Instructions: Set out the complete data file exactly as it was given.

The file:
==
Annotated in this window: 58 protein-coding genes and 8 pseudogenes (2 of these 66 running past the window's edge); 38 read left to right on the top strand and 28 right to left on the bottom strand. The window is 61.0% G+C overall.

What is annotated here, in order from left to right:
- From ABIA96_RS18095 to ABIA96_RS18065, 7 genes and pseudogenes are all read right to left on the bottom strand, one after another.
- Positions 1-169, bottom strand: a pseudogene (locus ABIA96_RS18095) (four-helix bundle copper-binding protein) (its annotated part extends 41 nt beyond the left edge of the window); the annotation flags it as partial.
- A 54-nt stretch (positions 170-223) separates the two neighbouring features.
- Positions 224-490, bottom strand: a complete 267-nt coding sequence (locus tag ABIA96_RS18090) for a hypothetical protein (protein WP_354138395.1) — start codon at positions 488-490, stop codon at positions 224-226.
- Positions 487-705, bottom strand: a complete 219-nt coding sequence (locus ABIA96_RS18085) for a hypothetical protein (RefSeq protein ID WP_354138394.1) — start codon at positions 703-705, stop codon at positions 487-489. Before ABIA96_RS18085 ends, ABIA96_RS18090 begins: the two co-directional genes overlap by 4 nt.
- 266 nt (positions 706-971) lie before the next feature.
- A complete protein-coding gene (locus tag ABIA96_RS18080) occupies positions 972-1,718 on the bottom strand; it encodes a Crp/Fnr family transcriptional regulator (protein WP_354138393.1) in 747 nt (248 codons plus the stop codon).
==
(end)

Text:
Annotated in this window: 58 protein-coding genes and 8 pseudogenes (2 of these 66 running past the window's edge); 38 read left to right on the top strand and 28 right to left on the bottom strand. The window is 61.0% G+C overall.

What is annotated here, in order from left to right:
- From ABIA96_RS18095 to ABIA96_RS18065, 7 genes and pseudogenes are all read right to left on the bottom strand, one after another.
- Positions 1-169, bottom strand: a pseudogene (locus ABIA96_RS18095) (four-helix bundle copper-binding protein) (its annotated part extends 41 nt beyond the left edge of the window); the annotation flags it as partial.
- A 54-nt stretch (positions 170-223) separates the two neighbouring features.
- Positions 224-490, bottom strand: a complete 267-nt coding sequence (locus tag ABIA96_RS18090) for a hypothetical protein (protein WP_354138395.1) — start codon at positions 488-490, stop codon at positions 224-226.
- Positions 487-705, bottom strand: a complete 219-nt coding sequence (locus ABIA96_RS18085) for a hypothetical protein (RefSeq protein ID WP_354138394.1) — start codon at positions 703-705, stop codon at positions 487-489. Before ABIA96_RS18085 ends, ABIA96_RS18090 begins: the two co-directional genes overlap by 4 nt.
- 266 nt (positions 706-971) lie before the next feature.
- A complete protein-coding gene (locus tag ABIA96_RS18080) occupies positions 972-1,718 on the bottom strand; it encodes a Crp/Fnr family transcriptional regulator (protein WP_354138393.1) in 747 nt (248 codons plus the stop codon).